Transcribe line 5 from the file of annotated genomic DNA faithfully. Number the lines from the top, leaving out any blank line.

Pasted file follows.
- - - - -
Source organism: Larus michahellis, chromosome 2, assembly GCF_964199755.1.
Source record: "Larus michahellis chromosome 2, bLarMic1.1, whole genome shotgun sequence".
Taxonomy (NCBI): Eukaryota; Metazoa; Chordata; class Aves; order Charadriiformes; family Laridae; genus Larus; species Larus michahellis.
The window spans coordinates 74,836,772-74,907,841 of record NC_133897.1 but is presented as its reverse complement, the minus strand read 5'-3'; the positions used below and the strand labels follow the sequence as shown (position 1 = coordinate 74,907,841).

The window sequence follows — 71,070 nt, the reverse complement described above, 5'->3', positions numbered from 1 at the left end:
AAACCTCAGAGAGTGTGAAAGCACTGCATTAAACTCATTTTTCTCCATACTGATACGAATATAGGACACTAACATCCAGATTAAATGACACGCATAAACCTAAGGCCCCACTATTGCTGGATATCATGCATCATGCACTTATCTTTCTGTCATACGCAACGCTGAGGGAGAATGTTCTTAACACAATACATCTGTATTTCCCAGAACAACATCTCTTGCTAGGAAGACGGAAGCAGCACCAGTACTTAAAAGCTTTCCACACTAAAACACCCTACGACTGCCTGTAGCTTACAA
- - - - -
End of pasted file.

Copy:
The window sequence follows — 71,070 nt, the reverse complement described above, 5'->3', positions numbered from 1 at the left end: